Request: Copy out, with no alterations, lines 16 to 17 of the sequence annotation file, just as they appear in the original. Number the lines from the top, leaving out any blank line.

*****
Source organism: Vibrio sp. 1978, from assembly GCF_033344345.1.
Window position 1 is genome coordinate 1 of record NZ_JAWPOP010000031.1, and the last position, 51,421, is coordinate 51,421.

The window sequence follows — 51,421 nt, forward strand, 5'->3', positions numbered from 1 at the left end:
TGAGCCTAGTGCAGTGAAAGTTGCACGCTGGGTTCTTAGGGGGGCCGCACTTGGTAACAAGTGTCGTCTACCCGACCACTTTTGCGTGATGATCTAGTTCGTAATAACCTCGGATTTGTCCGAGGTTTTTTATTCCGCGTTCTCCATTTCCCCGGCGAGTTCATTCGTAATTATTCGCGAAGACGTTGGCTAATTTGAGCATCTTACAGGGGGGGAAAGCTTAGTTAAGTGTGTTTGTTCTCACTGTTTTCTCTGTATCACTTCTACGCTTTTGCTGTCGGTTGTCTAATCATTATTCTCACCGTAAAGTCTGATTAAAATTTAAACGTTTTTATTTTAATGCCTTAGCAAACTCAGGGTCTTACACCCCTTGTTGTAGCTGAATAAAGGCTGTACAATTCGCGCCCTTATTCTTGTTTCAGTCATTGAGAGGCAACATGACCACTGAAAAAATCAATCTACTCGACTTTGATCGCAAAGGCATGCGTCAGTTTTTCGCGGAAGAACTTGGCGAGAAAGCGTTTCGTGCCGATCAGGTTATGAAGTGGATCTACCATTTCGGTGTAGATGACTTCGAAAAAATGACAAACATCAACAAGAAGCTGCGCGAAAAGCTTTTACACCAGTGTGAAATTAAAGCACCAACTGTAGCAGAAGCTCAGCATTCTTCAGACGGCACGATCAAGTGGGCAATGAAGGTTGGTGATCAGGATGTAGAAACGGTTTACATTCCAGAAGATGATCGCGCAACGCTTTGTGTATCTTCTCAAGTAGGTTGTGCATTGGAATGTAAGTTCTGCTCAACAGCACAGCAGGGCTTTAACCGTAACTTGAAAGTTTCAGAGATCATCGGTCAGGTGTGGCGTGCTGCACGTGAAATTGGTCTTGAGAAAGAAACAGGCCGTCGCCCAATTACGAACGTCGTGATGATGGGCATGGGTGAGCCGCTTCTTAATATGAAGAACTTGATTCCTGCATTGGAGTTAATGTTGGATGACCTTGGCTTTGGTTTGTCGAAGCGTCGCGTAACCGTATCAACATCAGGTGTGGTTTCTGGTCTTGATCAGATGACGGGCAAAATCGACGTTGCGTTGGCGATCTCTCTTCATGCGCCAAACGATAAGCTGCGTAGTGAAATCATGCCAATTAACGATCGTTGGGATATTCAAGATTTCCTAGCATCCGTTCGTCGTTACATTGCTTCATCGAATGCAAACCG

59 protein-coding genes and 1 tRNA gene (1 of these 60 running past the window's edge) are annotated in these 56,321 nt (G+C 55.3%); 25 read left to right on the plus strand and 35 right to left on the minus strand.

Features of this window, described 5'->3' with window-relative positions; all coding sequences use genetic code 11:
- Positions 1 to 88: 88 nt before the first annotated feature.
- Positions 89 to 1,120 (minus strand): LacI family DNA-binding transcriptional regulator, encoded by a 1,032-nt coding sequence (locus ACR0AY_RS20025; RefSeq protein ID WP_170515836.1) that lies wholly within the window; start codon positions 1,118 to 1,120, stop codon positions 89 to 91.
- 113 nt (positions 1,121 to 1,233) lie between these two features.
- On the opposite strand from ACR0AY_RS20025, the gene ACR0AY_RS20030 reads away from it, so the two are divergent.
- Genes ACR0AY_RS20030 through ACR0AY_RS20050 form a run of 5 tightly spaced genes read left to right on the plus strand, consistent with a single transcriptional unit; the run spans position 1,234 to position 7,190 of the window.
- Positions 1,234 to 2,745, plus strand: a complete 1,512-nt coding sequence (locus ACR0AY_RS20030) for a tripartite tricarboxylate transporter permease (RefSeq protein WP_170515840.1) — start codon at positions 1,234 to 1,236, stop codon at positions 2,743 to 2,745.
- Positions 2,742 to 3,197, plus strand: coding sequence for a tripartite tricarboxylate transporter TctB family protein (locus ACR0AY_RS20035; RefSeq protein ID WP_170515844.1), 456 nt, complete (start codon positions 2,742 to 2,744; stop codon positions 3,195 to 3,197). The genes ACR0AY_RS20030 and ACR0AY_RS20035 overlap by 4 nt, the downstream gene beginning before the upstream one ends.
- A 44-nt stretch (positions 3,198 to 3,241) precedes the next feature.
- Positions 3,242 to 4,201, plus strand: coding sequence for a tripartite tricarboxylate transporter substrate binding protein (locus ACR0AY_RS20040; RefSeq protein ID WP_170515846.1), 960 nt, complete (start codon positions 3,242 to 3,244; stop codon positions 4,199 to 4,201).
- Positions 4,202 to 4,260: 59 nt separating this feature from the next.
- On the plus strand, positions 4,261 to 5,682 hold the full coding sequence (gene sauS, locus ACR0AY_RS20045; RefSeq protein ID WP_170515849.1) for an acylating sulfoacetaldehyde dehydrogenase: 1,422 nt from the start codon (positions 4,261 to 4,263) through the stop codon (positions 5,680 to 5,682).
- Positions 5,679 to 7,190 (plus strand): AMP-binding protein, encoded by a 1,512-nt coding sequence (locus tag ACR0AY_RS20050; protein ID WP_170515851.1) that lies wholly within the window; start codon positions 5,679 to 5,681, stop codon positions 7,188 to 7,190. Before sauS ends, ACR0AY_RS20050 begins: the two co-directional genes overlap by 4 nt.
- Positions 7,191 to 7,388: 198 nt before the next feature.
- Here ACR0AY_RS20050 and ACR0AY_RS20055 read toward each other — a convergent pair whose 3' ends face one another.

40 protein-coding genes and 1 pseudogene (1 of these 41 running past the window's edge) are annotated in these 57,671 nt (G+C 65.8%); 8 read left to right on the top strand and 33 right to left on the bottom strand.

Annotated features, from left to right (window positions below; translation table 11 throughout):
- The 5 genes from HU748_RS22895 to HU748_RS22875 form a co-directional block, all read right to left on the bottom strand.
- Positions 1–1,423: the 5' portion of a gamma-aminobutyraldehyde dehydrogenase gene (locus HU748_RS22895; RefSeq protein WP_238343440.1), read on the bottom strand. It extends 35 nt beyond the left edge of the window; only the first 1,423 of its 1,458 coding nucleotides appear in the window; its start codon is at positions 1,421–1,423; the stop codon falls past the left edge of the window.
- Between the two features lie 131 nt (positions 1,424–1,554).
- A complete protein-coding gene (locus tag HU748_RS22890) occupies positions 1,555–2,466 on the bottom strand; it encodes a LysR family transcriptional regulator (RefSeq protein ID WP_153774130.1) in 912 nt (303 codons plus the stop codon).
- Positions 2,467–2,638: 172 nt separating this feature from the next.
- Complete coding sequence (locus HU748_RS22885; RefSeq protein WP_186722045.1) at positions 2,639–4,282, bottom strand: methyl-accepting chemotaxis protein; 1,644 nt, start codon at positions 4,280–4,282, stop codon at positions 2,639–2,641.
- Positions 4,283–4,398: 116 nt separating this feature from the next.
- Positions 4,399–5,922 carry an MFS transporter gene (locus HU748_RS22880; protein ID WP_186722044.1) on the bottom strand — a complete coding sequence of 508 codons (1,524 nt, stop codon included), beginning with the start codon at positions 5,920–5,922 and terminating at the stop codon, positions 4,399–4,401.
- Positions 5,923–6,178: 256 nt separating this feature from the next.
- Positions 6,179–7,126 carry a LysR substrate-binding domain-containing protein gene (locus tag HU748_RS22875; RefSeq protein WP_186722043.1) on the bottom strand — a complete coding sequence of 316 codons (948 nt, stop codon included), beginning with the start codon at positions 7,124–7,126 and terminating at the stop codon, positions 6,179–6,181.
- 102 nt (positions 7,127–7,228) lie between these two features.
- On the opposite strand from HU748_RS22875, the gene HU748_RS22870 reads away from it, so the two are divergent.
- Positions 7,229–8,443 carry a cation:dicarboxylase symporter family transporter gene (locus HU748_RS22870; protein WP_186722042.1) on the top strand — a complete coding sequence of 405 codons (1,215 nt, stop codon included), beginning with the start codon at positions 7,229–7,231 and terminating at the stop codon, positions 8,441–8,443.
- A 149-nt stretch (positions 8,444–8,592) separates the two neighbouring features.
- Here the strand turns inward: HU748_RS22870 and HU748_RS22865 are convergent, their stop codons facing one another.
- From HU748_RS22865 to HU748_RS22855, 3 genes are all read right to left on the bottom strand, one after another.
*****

- Positions 4,202 to 4,260: 59 nt separating this feature from the next.
- On the plus strand, positions 4,261 to 5,682 hold the full coding sequence (gene sauS, locus ACR0AY_RS20045; RefSeq protein ID WP_170515849.1) for an acylating sulfoacetaldehyde dehydrogenase: 1,422 nt from the start codon (positions 4,261 to 4,263) through the stop codon (positions 5,680 to 5,682).